Dec 16, 2006

Fighting traffic and parking woes at Lakeridge Health Oshawa

Lakeridge Health and the City of Oshawa are teaming up to alleviate traffic congestion at the Oshawa hospital site and prevent the problem from worsening when the new north wing opens in January.

The two organizations have developed a parking enforcement and traffic management plan for Hospital Court, which is owned by the City and patrolled by City staff and Parkwood Court, which is owned and patrolled by Lakeridge.

"City of Oshawa staff and officials have been very supportive and together with hospital initiatives, are making every effort to put measures in place to help alleviate traffic congestion on Hospital Court," said Marion Saunders, chairwoman of the Lakeridge Health board of trustees.

Once the new north wing opens, the hospital will be moving significant traffic patterns, such as hospital patient transfers and staff pick-up and drop-off, to a renovated entrance at the site of the current ER entrance on Parkwood Court.

Hospital security will be diligent in ticketing illegal parking on Parkwood court.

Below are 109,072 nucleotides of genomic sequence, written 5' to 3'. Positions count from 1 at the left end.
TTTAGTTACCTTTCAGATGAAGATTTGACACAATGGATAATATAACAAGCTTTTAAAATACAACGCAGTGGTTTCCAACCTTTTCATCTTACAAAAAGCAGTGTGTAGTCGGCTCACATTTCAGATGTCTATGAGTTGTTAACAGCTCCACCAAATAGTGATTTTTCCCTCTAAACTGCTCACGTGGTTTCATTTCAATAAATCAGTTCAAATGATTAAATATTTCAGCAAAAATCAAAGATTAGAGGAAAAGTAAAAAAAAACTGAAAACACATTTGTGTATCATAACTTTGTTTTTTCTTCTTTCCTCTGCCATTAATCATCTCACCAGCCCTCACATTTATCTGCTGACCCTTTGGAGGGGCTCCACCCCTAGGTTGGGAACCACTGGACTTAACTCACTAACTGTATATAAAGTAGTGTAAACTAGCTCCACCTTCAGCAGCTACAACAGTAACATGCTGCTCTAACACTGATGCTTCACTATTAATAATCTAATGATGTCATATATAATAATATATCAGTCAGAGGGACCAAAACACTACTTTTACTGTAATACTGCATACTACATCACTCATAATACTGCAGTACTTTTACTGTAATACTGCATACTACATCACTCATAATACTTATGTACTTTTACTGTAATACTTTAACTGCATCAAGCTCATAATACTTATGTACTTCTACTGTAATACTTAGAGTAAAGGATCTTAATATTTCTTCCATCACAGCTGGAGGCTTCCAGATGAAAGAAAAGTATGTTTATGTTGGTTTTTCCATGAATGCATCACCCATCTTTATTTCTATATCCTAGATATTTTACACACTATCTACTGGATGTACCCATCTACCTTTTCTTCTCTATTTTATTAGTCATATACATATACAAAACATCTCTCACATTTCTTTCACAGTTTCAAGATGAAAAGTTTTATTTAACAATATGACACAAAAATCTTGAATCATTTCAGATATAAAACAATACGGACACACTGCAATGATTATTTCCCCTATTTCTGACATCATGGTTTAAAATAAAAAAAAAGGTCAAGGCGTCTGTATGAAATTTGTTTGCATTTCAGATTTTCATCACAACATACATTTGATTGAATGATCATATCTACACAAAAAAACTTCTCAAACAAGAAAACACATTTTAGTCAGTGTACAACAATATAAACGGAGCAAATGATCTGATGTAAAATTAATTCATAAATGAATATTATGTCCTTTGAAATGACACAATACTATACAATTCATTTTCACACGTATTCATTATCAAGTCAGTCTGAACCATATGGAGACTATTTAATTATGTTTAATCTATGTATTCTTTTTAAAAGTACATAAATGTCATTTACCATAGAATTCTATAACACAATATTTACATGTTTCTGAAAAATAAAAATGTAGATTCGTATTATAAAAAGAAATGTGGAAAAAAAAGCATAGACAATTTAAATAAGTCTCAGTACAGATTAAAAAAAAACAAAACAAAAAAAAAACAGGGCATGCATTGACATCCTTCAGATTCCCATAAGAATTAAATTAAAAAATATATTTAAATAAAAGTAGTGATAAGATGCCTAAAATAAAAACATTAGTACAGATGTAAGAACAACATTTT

While parking enforcement on Hospital Court remains the sole responsibility of City bylaw officers, the hospital has hired additional security on a pilot basis, to help keep traffic moving.

In advance of the opening, security staff are speaking with drivers and placing reminders on vehicles illegally parked on the street. On average, about 200 drivers a day have been asked to move their vehicles.

Lakeridge has also arranged for additional volunteers to wait with patients and escort them to and from the hospital's units, allowing drivers to park or retrieve their vehicles from the parking facility.

Members of the Oshawa Accessibility Advisory Committee also participated in the initiative, sharing first-hand experience with the dangers of traffic congestion due to illegal parking at the hospital site.

"There have been a number of near misses and very dangerous situations for the disabled and Durham Regional Transit Specialized Services drivers because of illegally parked vehicles," said Scott Pigden, chairman of the accessibility committee. "I don't think people realize the very serious consequences that can quickly arise when they park illegally, even if only for a few minutes."

Thanks to The News Advertiser for this report.

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